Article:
God is always keeping His promises to Israel and to the world, for the good and for the not-so-good. One of the best examples is the journey of the Exodus and the conquest of the land of Canaan.
Now we are living in another season of God keeping His promises to Israel. We are witnesses and experiencing the restoration of Zion, physically and spiritually. We are a part of the rebuilding of the waste places, the buried cities of the past are being filled with Jews from over 100 different countries, from almost every corner of the star called Earth.
The book of Deuteronomy is a book that starts with God’s faithfulness and ends with the horrible statement of God to Moses that says some of the hardest words in the Bible to a man who has dedicated 80 years of his life to take the children of Israel out of Egyptian slavery into the promised land of milk and honey!
The lesson that we all must learn from God’s word is very simple and very true and very strict — for our good. And if we are disobedient, it is also faithful to deliver the horrifying and painful alienation from God and the consequences of which our national history is a living example of. Of a God who keeps His promises.
Let me concentrate on the prosperity and blessing and wonderful relationship between man and nation of Israel with the Creator of our universe. The privilege of all man to call God, the Creator of all things in our world, Abba (“Father”)! The very privilege and possibility for humans to have a relationship of Father and sons and daughters with the Creator who so loved us, the peoples of the world, that He sent His only begotten Son, Yeshua, to save us and forgive us from our sins.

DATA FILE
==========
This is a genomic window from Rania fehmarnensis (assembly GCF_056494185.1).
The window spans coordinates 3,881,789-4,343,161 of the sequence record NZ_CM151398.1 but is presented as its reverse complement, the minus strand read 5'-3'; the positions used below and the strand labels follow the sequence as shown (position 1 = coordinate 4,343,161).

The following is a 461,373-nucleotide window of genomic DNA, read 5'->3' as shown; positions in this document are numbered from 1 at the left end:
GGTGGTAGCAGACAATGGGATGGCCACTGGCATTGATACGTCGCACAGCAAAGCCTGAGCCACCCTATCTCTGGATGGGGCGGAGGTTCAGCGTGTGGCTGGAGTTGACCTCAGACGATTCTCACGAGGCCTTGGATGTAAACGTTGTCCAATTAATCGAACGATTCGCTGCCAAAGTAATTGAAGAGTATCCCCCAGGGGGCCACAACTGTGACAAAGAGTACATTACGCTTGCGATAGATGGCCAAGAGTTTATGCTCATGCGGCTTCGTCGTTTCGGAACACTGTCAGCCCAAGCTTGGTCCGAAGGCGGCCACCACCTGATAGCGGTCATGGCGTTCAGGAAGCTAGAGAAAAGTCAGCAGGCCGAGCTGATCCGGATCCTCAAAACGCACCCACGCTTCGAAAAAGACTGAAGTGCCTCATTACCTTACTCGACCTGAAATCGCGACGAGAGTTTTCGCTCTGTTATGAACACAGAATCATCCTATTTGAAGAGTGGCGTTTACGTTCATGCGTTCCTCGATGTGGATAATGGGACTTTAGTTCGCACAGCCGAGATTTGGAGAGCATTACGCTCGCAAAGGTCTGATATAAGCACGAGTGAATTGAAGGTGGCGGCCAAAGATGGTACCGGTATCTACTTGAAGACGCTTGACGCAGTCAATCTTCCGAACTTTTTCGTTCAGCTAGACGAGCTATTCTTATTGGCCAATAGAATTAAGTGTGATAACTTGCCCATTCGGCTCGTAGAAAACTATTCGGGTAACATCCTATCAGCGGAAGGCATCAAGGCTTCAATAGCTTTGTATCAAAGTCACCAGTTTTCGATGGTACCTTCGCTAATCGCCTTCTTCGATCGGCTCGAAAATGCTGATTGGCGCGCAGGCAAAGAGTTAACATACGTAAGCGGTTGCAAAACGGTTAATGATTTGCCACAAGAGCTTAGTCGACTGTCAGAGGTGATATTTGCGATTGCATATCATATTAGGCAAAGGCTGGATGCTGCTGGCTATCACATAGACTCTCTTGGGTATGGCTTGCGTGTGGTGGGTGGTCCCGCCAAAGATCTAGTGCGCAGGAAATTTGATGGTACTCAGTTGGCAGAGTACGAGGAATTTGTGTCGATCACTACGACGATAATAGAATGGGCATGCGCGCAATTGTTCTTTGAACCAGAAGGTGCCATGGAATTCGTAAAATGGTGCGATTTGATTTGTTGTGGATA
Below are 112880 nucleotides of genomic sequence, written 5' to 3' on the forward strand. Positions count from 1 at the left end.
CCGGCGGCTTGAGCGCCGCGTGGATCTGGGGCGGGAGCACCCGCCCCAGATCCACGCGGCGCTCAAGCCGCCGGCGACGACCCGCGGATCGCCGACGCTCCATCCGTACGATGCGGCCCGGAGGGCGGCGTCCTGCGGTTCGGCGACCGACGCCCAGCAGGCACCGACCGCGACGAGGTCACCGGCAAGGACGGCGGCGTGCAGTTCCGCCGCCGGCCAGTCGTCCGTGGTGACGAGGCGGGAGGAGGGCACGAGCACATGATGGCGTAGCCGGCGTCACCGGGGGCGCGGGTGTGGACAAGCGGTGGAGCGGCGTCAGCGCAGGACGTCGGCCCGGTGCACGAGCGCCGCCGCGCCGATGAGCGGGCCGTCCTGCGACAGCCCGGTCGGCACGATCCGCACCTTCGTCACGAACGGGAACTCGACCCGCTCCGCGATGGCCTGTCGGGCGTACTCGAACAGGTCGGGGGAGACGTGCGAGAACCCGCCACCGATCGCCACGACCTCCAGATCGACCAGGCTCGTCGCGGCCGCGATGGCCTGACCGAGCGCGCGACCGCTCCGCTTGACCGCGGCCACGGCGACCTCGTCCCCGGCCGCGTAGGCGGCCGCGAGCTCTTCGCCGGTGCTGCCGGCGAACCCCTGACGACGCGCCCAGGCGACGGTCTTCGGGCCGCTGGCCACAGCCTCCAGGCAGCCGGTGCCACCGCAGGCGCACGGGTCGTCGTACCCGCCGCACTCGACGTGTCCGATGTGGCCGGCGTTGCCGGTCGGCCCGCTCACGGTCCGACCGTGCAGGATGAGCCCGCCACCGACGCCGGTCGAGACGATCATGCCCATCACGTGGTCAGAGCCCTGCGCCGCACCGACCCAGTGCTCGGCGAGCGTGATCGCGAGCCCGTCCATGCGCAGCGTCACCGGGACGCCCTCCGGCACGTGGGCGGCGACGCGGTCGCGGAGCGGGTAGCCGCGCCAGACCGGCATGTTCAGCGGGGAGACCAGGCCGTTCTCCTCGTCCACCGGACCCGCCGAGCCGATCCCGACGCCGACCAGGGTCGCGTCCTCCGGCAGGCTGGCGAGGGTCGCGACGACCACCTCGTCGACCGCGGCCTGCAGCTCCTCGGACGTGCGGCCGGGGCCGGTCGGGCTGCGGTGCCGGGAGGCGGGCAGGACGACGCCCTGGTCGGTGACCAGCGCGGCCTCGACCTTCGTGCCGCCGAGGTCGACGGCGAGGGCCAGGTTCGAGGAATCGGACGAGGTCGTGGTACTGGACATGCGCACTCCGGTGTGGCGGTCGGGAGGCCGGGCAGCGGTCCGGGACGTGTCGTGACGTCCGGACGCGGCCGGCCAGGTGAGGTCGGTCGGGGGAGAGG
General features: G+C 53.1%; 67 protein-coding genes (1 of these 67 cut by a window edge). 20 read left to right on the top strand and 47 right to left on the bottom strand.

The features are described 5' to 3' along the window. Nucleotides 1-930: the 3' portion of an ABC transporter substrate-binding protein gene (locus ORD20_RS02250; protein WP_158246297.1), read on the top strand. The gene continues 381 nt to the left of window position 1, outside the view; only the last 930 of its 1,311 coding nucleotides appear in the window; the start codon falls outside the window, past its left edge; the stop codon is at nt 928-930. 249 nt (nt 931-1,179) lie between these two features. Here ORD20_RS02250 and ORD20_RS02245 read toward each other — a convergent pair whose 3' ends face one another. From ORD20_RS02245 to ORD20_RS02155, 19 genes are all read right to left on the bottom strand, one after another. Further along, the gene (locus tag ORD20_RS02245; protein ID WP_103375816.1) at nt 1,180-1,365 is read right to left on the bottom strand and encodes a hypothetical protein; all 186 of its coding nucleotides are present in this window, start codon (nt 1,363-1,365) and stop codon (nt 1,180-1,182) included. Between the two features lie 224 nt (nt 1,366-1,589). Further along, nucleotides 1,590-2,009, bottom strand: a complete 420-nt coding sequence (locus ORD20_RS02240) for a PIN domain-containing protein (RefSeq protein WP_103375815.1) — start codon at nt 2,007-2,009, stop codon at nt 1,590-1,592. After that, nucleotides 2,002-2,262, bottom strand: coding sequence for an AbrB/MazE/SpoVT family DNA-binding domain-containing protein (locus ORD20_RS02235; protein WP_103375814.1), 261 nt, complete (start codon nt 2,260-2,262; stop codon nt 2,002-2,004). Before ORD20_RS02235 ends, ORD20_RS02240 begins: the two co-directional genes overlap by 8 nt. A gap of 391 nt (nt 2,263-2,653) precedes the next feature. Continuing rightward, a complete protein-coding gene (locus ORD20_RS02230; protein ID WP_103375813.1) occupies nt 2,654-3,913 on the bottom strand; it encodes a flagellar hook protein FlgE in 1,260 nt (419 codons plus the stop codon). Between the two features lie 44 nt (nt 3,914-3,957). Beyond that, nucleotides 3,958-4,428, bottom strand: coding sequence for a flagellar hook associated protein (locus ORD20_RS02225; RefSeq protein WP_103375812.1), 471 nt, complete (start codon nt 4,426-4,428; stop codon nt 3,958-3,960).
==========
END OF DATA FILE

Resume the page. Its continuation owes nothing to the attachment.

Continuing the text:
We must remember that the same God who took Israel out of Egyptian slavery is the God who has promised to bring the diaspora of Israel back home. It is a shocking and outstanding news, good news, that we the nation of Israel are in the process of restoration, in the fields of medicine, science, agriculture, military equipment, and more.
Israel is the startup nation that is among the top 20 countries who have registered international patents in the 21st century. We are also the smallest nation among the great gigantic nations like China, and the United States, and India…